This summer we are reading together three epistles from the New Testament.
While communication by letter across distance was not uncommon in the time of the New Testament, these particular letters, which we honor as scripture, are distinct.
1--They are much longer than an average letter which might contain personal or official correspondence. Biblical epistles written by Paul average 1300 words each; other official epistles from the time average only 295 words.
2—Rather than carrying news or an official decree, biblical epistles are used for supporting a new worshiping community as it develops, providing theological correction and admonitions for particular behavior. Perhaps this is why they are so long: a theological argument is carefully constructed, including traditional information from local culture and religious customs, which then leads to a compelling argument about why following the Way of Jesus is the best way to go, and what it looks like when you do follow that way.
3—While the form of the epistle is somewhat standard with popular letter-writing customs of the day, the elements have been altered to make a theological statement. Rather than a simple “Greetings” or “Farewell”, a religious blessing opens and closes the letters: “Grace to you and peace from God our father and the Lord Jesus Christ”.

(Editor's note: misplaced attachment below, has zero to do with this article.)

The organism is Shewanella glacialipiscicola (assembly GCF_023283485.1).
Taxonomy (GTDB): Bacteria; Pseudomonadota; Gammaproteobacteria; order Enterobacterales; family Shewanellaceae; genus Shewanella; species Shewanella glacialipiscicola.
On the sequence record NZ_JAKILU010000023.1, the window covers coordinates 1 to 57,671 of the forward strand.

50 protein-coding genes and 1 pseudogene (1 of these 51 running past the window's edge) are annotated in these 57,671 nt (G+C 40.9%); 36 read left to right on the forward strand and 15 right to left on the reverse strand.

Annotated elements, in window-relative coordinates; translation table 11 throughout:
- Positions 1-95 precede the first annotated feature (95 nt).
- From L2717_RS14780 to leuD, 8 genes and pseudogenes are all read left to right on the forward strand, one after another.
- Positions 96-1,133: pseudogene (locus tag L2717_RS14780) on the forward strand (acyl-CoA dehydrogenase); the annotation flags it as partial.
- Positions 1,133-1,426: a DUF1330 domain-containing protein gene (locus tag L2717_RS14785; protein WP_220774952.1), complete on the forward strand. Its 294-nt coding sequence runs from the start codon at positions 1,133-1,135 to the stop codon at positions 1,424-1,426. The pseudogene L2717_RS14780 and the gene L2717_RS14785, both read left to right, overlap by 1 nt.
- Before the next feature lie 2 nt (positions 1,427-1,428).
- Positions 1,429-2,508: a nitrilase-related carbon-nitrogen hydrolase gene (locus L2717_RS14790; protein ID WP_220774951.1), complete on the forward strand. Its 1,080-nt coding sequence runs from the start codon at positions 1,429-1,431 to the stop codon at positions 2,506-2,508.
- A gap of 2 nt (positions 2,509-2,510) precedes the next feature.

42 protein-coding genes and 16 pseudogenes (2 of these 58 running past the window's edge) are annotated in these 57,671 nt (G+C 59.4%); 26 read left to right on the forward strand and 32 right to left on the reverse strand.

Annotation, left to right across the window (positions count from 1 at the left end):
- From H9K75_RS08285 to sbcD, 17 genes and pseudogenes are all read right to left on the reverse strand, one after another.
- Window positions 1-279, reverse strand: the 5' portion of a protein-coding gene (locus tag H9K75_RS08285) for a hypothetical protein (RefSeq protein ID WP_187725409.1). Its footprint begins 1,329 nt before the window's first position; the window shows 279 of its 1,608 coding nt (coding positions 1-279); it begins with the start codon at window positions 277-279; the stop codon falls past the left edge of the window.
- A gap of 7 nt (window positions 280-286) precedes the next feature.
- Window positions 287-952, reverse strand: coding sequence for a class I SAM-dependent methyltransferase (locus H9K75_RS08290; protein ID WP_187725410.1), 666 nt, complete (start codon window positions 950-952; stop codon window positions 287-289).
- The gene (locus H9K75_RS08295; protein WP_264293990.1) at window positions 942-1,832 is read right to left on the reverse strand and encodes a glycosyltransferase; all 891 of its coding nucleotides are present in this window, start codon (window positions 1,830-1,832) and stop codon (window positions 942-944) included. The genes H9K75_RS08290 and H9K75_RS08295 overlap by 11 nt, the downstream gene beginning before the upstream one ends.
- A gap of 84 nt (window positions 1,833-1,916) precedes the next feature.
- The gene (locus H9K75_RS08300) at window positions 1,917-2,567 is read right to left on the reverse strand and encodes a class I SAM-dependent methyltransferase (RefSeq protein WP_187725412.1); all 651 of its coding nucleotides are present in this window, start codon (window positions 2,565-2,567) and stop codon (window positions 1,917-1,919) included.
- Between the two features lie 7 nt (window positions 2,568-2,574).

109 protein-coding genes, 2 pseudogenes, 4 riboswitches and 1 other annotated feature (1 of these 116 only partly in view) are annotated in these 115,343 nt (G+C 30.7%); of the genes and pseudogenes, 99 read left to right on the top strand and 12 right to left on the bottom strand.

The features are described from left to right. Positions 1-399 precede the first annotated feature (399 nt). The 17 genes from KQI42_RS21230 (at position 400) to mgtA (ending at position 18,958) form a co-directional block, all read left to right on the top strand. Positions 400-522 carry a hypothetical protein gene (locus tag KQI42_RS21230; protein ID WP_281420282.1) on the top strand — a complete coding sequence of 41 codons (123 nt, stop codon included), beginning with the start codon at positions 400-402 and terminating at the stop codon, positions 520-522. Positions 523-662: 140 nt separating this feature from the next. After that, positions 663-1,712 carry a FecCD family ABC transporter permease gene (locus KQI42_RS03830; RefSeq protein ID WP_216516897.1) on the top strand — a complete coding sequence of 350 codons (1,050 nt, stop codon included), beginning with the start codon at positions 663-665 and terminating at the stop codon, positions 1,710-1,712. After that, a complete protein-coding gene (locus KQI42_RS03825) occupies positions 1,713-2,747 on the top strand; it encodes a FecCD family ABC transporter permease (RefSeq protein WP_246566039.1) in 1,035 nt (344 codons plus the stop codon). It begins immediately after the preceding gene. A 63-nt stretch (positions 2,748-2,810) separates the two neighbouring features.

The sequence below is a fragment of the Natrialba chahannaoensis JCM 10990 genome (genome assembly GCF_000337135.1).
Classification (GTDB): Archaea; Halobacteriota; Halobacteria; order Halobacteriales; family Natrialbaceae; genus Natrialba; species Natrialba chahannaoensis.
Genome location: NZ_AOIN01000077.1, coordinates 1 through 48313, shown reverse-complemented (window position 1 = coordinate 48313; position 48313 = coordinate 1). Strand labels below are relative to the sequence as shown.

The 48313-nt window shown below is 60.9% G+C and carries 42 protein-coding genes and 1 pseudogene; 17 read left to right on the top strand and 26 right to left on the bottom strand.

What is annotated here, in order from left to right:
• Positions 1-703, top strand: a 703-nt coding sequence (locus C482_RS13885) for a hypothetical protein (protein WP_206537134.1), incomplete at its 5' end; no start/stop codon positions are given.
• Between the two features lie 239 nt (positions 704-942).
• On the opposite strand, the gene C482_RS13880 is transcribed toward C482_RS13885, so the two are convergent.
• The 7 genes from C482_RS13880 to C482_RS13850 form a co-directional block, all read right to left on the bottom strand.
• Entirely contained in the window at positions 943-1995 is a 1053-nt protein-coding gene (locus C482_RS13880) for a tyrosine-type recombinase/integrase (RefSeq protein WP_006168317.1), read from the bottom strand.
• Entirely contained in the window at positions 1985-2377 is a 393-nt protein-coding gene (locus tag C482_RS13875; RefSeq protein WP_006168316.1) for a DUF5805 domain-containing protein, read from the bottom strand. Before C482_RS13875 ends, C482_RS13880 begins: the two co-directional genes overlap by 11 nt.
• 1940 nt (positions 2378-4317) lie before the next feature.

These epistles were written to communities of believers which Paul himself had organized in his travels. He* writes them to encourage their ongoing work in the gospel, to clarify theological questions, and to address problems or concerns that have arisen in the communities. As we read through these three, we will be able to reconstruct the situation in the church based on what is being addressed in the letter.
*Paul is noted as the “author” of 13 epistles in the New Testament. Only 7 of these are “undisputed”, based on timing and style. Probably the 6 others were written by others who knew Paul, but not Paul himself. In our reading, Galatians and Philippians are considered authentically Pauline; Ephesians probably came later, is more general, and was likely not written by Paul himself. Still, they are all regarded as normative scripture for Christian faith and life. The epistles are likely the oldest material in the New Testament (AD 50-60), as the gospels and Acts were collected and recorded later (AD 70-90).
Each week through September 4 we will read one chapter of these epistles. They will be the text for preaching and teaching on Sundays.
Note: I use study Bibles for much of this background material:
The New Oxford Annotated Study Bible with Apocrypha, NRSV, ed. Bruce M. Metzger & Roland E. Murphy. NY:Oxford University Press, 1991.
Lutheran Study Bible, NRSV. Minneapolis: Augsburg Fortress, 2009.
The Learning Bible, CEV. NY: American Bible Society, 1995.